Mars Global Surveyor
Mars Orbiter Camera

MOC Aerobraking Orbit Color Image #1 - P013

Mars Global Surveyor Mars Orbiter Camera Release:                  MOC2-13
Mars Global Surveyor Mars Orbiter Camera Image IDs:         560380477.1301
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Note: This MOC image is made available in order to share with the public the excitement of new discoveries being made via the Mars Global Surveyor spacecraft. The image may be reproduced only if the image is credited to "Malin Space Science Systems/NASA". Release of this image does not constitute a release of scientific data. The image and its caption should not be referenced in the scientific literature. Full data releases to the scientific community are scheduled by the Mars Global Surveyor Project and NASA Planetary Data System. Typically, data will be released after a 6 month calibration and validation period.

Click Here for more information on MGS data release and archiving plans.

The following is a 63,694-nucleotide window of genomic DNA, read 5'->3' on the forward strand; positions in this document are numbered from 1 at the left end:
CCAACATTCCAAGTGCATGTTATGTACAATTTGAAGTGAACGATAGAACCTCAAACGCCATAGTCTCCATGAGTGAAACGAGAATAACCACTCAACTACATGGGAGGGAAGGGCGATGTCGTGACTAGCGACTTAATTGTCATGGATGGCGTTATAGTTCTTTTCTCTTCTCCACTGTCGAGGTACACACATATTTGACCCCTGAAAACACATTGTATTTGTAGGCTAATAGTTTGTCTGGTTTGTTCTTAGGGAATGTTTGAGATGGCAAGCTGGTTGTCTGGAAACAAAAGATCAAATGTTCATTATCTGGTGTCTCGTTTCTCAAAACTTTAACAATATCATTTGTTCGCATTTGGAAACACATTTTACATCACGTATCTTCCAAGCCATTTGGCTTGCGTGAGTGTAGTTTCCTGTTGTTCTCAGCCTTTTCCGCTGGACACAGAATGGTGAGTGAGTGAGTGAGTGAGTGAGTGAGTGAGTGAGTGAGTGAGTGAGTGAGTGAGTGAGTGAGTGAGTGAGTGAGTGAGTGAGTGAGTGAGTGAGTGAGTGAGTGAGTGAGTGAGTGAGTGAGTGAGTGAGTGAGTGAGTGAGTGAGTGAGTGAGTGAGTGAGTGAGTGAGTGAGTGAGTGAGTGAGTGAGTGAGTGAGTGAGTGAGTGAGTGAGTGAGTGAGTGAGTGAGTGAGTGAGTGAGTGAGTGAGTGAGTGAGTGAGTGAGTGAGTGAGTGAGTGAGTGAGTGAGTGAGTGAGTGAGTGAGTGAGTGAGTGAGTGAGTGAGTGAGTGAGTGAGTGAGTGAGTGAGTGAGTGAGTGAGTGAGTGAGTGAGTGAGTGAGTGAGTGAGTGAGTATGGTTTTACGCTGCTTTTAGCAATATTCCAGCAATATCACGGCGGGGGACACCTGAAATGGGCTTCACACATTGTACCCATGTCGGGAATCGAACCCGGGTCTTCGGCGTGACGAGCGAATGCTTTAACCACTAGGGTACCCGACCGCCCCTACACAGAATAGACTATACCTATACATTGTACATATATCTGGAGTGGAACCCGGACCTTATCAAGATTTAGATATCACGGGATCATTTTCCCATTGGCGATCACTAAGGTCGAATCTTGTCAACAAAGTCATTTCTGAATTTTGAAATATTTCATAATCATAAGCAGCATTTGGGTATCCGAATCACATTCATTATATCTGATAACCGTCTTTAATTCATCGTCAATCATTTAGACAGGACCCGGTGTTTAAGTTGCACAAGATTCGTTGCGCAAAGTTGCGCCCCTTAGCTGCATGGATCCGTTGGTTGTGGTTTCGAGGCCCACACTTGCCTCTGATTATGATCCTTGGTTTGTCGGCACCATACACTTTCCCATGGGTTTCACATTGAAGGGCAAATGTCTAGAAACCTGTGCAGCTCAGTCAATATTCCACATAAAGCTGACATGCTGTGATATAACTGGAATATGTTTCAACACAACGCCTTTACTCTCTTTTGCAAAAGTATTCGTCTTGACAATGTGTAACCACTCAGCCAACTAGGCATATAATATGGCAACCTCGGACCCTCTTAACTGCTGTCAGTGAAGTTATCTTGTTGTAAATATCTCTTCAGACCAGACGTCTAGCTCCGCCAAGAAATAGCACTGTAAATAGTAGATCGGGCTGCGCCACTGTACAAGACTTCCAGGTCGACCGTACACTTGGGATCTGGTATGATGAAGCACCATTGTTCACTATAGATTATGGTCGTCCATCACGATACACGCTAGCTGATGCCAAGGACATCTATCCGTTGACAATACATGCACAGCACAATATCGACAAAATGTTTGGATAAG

MOC images P013_01 and P013_02 were acquired with the low resolution red and blue wide angle cameras at 2:14 PM PDT on October 3, 1997, about 11 minutes after Mars Global Surveyor passed close to the planet for the thirteenth time. To make a color image, a third component (green) was synthesized from the red and blue images. During the imaging period, the spacecraft was canted towards the sun-lit hemisphere by 25°, and the MOC was obliquely viewing features from about 600 to 1000 km (360 to 600 miles) away. The resolution at those distances was between 350 and 600 meters (0.25 to 0.37 miles) per picture element. The image covers an area from 73° to 86° W longitude and 5° N to to 10° S).

In both of the two images shown above, north is to the top. In the MOC image, the camera was viewing towards the west.

Launched on November 7, 1996, Mars Global Surveyor entered Mars orbit on Thursday, September 11, 1997. From the planned 400 km (248 mi) orbit altitude, MOC wide angle images will be 2-4 times higher resolution than these pictures.

Malin Space Science Systems and the California Institute of Technology built the MOC using spare hardware from the Mars Observer mission. MSSS operates the camera from its facilities in San Diego, CA. The Jet Propulsion Laboratory's Mars Surveyor Operations Project operates the Mars Global Surveyor spacecraft with its industrial partner, Lockheed Martin Astronautics, from facilities in Pasadena, CA and Denver, CO.


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